In addition, HAkA helped thwart destructive infrastructure plans that would have damaged critical habitat for the Sumatran elephants and rhinos. They're working to prevent mining destruction by helping communities develop alternative livelihoods that don't damage the forests. They've also trained hundreds of police and government rangers to monitor deforestation, helping to establish the first women ranger teams in the region.

"We have supported multiple villages to create local regulation on river and land protection, effectively empowering communities to regain ownership over their environment."

She is one of Tory Burch's Empowered Women this year. The donation she receives as a nominee is being awarded to the Ecosystem Impact Foundation. The small local foundation is working to protect some of the last remaining habitats of the critically endangered leatherback turtle that lives on the west coast of Sumatra.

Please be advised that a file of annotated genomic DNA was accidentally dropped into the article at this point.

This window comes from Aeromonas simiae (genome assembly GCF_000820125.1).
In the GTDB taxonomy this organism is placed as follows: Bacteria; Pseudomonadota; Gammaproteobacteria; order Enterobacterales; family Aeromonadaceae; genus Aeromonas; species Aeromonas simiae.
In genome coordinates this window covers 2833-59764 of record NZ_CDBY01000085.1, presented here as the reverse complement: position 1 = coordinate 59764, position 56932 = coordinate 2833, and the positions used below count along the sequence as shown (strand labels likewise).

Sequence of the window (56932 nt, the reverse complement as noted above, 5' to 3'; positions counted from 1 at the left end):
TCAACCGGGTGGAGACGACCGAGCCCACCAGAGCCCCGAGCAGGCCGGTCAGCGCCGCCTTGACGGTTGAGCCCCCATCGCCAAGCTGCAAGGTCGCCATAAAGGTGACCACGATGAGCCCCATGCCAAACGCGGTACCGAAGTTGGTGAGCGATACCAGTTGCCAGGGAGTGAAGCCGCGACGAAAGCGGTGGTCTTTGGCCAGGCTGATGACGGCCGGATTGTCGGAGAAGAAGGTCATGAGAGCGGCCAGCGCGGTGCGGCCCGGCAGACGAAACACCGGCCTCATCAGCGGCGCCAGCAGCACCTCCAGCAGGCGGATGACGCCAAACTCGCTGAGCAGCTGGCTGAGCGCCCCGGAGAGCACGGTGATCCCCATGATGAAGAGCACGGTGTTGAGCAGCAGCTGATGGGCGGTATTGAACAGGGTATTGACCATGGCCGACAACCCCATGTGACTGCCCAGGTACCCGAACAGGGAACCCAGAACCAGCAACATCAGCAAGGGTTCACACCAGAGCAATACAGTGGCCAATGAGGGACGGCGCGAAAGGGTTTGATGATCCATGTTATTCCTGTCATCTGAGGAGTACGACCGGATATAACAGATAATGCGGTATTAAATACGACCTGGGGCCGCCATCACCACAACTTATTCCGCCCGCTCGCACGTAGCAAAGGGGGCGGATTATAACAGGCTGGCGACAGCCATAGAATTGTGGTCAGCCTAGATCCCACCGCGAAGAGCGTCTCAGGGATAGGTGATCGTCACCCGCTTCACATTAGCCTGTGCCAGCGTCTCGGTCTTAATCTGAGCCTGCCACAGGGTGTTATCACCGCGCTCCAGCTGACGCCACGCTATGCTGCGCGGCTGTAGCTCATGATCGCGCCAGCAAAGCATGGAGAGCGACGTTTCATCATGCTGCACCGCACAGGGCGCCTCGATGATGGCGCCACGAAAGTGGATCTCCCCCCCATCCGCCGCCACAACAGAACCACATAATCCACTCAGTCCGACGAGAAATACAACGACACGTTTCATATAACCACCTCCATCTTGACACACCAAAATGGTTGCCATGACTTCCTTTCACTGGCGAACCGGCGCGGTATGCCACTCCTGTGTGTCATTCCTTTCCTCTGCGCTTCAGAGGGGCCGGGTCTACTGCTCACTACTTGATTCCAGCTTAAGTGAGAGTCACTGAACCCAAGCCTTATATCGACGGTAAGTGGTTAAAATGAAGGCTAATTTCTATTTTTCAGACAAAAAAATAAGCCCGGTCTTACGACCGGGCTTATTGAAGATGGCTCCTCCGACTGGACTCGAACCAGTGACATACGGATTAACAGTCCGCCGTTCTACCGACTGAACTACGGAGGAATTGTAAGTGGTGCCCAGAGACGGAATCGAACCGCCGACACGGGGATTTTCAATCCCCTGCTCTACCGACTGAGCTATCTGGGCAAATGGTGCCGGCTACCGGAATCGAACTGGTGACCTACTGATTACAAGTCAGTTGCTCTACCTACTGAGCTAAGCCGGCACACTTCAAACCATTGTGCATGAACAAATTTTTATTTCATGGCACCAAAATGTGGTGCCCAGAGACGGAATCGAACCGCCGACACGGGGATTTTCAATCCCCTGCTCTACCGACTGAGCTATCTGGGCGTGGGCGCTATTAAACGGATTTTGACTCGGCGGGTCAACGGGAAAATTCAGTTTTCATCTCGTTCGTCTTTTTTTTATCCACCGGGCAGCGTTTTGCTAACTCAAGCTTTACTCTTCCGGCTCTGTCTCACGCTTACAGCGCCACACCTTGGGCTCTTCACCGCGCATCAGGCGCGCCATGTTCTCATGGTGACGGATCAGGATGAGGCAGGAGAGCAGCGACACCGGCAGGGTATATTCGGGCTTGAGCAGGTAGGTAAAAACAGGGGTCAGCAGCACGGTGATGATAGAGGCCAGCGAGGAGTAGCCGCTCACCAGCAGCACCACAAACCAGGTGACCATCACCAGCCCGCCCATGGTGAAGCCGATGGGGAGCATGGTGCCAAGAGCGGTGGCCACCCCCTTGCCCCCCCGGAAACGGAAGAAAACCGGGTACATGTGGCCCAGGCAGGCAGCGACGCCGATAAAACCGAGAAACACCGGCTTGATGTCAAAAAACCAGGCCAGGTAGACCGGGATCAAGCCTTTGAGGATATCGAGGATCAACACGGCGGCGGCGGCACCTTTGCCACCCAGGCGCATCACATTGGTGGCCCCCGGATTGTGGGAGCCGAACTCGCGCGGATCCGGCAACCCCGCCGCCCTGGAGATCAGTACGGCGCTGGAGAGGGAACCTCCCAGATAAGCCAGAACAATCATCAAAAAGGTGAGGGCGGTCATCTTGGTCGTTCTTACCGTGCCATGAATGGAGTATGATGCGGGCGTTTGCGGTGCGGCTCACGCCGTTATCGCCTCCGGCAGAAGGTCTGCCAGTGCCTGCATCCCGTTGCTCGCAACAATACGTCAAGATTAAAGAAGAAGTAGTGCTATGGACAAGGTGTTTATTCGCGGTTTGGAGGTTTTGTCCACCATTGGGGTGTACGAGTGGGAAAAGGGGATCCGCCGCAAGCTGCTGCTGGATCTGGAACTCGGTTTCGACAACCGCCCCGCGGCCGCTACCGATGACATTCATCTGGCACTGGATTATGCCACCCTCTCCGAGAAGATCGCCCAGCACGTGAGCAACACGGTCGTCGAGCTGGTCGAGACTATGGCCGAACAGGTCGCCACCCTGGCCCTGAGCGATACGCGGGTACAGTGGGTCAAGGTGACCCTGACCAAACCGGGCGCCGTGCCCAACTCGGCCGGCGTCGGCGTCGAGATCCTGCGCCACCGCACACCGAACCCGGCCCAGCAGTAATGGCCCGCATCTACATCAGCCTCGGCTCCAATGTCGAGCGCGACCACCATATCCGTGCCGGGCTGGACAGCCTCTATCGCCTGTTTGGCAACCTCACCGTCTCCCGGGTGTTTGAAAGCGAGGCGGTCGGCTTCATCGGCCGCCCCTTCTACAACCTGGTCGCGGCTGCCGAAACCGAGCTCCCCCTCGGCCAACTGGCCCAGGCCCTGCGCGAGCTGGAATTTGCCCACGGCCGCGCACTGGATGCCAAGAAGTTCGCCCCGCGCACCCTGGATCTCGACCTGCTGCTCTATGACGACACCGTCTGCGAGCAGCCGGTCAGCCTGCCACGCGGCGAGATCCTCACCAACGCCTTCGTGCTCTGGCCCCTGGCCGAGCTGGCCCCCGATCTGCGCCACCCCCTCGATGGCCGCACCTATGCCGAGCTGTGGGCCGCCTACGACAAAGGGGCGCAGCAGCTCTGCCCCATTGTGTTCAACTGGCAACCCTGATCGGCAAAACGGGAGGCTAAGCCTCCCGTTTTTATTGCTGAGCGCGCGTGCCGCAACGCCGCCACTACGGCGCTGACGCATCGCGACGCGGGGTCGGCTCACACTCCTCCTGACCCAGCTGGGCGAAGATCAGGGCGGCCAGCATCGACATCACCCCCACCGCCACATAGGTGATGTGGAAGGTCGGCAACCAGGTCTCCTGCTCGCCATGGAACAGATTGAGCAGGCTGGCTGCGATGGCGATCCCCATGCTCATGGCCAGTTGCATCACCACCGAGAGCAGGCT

"The funds will help the organization keep their ranger employed so they can continue protecting the islands, endangered birds and sea turtle habitats," she says.

To learn more about Tory Burch and Upworthy's Empowered Women program visit https://www.toryburch.com/empoweredwomen. Do you know an inspiring woman like Farwiza? Nominate her today!

Jennifer Lawrence

After being a Hollywood staple, Jennifer Lawrence vanished from the public eye following the release of "X-Men Dark Phoenix" in 2019.

Sure, the pandemic had something to do with that … in addition to the usual way our society treats Hollywood "it" girls, once it grows accustomed to the flavor. But in a recent interview with Vanity Fair, Lawrence opens up about some other reasons she chose to step away for a time.

Lawrence went from being a highly sought-after Oscar-winning actress to starring in less-than-successful films like "Passengers," "Mother!" and "Red Sparrow." The films were not only poorly received among critics, but commercially as well.